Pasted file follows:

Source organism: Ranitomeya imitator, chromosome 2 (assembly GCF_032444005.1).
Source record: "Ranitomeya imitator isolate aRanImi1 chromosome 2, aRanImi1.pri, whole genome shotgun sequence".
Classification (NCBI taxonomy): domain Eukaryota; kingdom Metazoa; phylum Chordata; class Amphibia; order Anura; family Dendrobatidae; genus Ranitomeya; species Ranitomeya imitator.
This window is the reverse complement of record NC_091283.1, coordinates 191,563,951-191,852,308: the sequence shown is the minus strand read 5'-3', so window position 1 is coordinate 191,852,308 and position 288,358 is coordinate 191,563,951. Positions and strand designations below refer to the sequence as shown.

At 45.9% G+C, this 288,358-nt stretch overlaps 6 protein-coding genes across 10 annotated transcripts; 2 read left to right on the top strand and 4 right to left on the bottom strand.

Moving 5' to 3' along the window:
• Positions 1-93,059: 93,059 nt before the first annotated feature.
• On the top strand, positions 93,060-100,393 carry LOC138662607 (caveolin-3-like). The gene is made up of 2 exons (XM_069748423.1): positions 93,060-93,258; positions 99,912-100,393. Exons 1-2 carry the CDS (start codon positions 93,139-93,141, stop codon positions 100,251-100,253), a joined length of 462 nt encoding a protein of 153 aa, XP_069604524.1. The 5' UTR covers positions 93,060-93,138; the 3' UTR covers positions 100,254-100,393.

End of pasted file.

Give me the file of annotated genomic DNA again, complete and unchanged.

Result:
Source organism: Ranitomeya imitator, chromosome 2 (assembly GCF_032444005.1).
Source record: "Ranitomeya imitator isolate aRanImi1 chromosome 2, aRanImi1.pri, whole genome shotgun sequence".
Classification (NCBI taxonomy): domain Eukaryota; kingdom Metazoa; phylum Chordata; class Amphibia; order Anura; family Dendrobatidae; genus Ranitomeya; species Ranitomeya imitator.
This window is the reverse complement of record NC_091283.1, coordinates 191,563,951-191,852,308: the sequence shown is the minus strand read 5'-3', so window position 1 is coordinate 191,852,308 and position 288,358 is coordinate 191,563,951. Positions and strand designations below refer to the sequence as shown.

At 45.9% G+C, this 288,358-nt stretch overlaps 6 protein-coding genes across 10 annotated transcripts; 2 read left to right on the top strand and 4 right to left on the bottom strand.

Moving 5' to 3' along the window:
• Positions 1-93,059: 93,059 nt before the first annotated feature.
• On the top strand, positions 93,060-100,393 carry LOC138662607 (caveolin-3-like). The gene is made up of 2 exons (XM_069748423.1): positions 93,060-93,258; positions 99,912-100,393. Exons 1-2 carry the CDS (start codon positions 93,139-93,141, stop codon positions 100,251-100,253), a joined length of 462 nt encoding a protein of 153 aa, XP_069604524.1. The 5' UTR covers positions 93,060-93,138; the 3' UTR covers positions 100,254-100,393.